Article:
Aviation history drops in for cuppa

Tom Grant literally dropped into Timaru for a coffee yesterday morning. He and friend Charlie Kenny were making their way to Ashburton, flying in Mr Grant's two homebuilt aircraft to a fly-in at the Ashburton Aviation Museum.

The 84-year-old Dunedin man is no stranger to aviation. He learnt to fly gliders in 1954 and has been flying and building his own aircraft since.

His most recent, a 1917 Albatros D5A had its longest flight yesterday as it was flown from Dunedin to Ashburton. It took Mr Grant 14 years to build the German single-seater plane and another 18 months to repair it, after "a minor mishap" on its maiden flight.

The propeller stopped turning after taking off; he was only at 500ft above ground, the only paddock available was rough and overgrown. He managed to land safely but the aircraft nosedived after touchdown, destroying the engine bay compartment.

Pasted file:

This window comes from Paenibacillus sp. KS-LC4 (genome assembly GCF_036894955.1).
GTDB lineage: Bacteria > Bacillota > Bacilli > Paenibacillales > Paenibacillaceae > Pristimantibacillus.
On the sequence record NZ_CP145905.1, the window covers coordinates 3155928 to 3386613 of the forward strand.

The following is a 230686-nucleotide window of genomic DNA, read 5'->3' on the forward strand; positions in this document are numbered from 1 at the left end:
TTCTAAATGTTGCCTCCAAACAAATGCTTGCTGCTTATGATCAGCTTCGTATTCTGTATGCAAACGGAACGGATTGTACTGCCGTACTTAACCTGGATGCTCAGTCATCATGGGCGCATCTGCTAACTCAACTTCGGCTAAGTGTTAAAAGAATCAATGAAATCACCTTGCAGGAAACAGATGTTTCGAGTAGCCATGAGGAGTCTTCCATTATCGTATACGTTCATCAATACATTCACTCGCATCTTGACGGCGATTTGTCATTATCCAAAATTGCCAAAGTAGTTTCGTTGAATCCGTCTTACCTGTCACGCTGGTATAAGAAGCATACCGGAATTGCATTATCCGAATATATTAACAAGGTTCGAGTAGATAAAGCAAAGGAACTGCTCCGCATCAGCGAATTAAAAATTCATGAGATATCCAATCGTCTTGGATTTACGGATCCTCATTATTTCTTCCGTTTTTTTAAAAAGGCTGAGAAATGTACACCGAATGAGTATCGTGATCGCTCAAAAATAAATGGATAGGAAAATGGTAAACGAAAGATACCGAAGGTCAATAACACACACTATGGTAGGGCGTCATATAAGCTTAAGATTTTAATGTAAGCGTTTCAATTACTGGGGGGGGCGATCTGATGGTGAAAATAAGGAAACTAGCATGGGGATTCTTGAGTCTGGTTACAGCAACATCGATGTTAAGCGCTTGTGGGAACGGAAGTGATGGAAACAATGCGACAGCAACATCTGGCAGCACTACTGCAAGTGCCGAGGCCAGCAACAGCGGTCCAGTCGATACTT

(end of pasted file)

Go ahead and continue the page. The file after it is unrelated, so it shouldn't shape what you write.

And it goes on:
Mr Grant's wife and support crew Jeanette joked that he didn't have time to chase wild women for nearly two years while he rebuilt the plane.

The now fully repaired aircraft is equipped with a modern Toyota 1800cc car engine and cruises at 60 knots. It will be on display alongside his other aircraft, a SE5 Scout experimental that he built in 1970.

Fellow pilot Charlie Kenny flew Mr Grant's Scout in formation, landing at Timaru Airport for morning tea with friends Jack and Audrey Mehlhopt.

They continued their flight to Ashburton where over 100 aircraft are expected at the fly-in organised by the aviation museum.

The weekend will draw homebuilt aircraft from all over New Zealand which will include flying competitions and seminars.

South Canterbury